Aug 29, 2006

these chimps are no chumps: part III

In parts I and II, we learned that chimps can teach each other about tool use and problem solving. What, though, can they teach us about ourselves? Enter Frans de Waal, one of the world's leading primatologists, with over three decades' experience observing the behavior of our closest relatives.

In this Spiegel online interview, the author of Our Inner Ape, which I breezed through last week, summarizes his book's themes better than I ever could.
SPIEGEL: Family and language are traits that you recognize as being unique to human beings. There is also another major difference: We have religion and ethics. Apes can't compete in that respect, can they?

De Waal: I'll admit that. But I do believe that religion and ethics are based on psychological building blocks that we share with related species. We have added a system of social pressure, with which we justify and emphasize rules. One of those rules is "Thou shalt not kill." It may be expressed by religious leaders or philosophers, but it merely signifies something that is deeply engrained in our consciousness.

SPIEGEL: When the Pope appeals to us to love our brothers, is he appealing to the apes in all of us?

De Waal: Essentially. I'm not saying that chimpanzees and bonobos are moral beings.

SPIEGEL: They're unlikely to be familiar with the categorical imperative.

De Waal: But they are. They're very familiar with the motto "Do unto others as you would have them do unto you." It's precisely the principle of reciprocity that I see, in addition to empathy, as the fundamental element in the psychology of all primates. We did an experiment in which we gave chimpanzees watermelons and then documented how they divided up the fruit among themselves. In the hours leading up to the experiment, we recorded which animals groomed which other animals' fur. The results were clear. The ape that divided up the watermelon gave significantly more to those apes that had groomed him earlier on.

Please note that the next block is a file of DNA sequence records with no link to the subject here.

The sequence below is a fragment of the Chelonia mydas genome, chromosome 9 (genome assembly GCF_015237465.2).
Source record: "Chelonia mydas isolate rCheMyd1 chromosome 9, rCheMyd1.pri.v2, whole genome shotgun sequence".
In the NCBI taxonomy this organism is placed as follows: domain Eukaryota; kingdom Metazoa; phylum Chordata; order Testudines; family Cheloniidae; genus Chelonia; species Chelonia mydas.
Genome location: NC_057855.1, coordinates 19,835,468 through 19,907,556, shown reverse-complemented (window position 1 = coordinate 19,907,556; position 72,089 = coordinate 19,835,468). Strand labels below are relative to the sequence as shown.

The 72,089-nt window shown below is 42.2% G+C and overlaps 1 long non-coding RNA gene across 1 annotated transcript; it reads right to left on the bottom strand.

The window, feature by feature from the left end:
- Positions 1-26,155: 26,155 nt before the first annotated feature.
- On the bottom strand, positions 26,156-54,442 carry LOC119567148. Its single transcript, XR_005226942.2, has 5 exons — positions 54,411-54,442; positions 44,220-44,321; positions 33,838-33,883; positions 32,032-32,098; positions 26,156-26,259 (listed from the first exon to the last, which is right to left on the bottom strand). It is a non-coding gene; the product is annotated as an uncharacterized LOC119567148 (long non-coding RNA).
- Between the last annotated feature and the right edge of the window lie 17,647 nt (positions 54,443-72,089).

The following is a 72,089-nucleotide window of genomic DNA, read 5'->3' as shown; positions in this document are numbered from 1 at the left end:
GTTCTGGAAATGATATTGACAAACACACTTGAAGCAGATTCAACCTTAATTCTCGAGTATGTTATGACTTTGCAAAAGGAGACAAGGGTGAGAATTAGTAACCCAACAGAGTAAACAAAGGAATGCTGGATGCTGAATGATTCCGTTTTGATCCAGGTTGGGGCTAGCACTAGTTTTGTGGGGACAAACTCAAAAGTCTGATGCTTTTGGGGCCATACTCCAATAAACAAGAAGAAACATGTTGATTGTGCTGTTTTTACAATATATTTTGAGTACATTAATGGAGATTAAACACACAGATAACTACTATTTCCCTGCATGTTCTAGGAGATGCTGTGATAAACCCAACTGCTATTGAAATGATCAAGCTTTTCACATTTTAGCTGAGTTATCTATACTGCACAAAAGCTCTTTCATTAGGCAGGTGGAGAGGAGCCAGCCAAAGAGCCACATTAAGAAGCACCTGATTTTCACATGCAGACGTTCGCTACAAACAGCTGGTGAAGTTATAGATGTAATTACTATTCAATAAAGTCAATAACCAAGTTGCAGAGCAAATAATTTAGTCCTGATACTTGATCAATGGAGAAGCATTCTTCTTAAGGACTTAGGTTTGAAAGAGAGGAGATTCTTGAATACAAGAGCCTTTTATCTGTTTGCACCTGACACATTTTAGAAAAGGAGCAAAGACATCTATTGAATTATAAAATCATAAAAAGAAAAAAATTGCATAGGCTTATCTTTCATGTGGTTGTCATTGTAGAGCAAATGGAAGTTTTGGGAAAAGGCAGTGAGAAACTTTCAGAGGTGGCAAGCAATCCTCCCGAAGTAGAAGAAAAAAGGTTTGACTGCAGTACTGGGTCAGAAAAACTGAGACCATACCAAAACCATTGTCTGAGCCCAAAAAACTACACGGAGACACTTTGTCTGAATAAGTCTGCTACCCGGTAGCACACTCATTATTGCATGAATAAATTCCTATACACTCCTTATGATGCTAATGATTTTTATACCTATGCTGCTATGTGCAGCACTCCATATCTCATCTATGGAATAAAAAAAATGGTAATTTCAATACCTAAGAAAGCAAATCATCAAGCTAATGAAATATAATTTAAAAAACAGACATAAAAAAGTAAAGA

SPIEGEL: You also mentioned empathy...

De Waal: Oh yes. For example, chimpanzees are quite good at comforting one another. If a friend is suffering, they hug him and attend to him. It's only our arrogance that makes us doubt that this is even possible. When someone brutally kills someone else, we call him "animalistic." But we consider ourselves "human" when we give to the poor.

SPIEGEL: On the other hand, the philosopher Thomas Hobbes said: "Homo homini lupus," or "man is a wolf to man."

De Waal: The evolutionary struggle for survival is really a self-serving series of blows and stabs, and yet it can lead to extremely social animals like dolphins, wolves or, for that matter, primates. I call the notion that we are nothing but killer apes the Beethoven fallacy. Beethoven was disorganized and messy, and yet his music is the epitome of order.
You can disagree with the political conclusions he draws (socialism out, capitalism out, democracy out, non-despotic hierarchies in) or with points of his analysis, but you've got to study our chimp and bonobo relatives with as much care and empathy as de Waal before you can say his claims are groundless.

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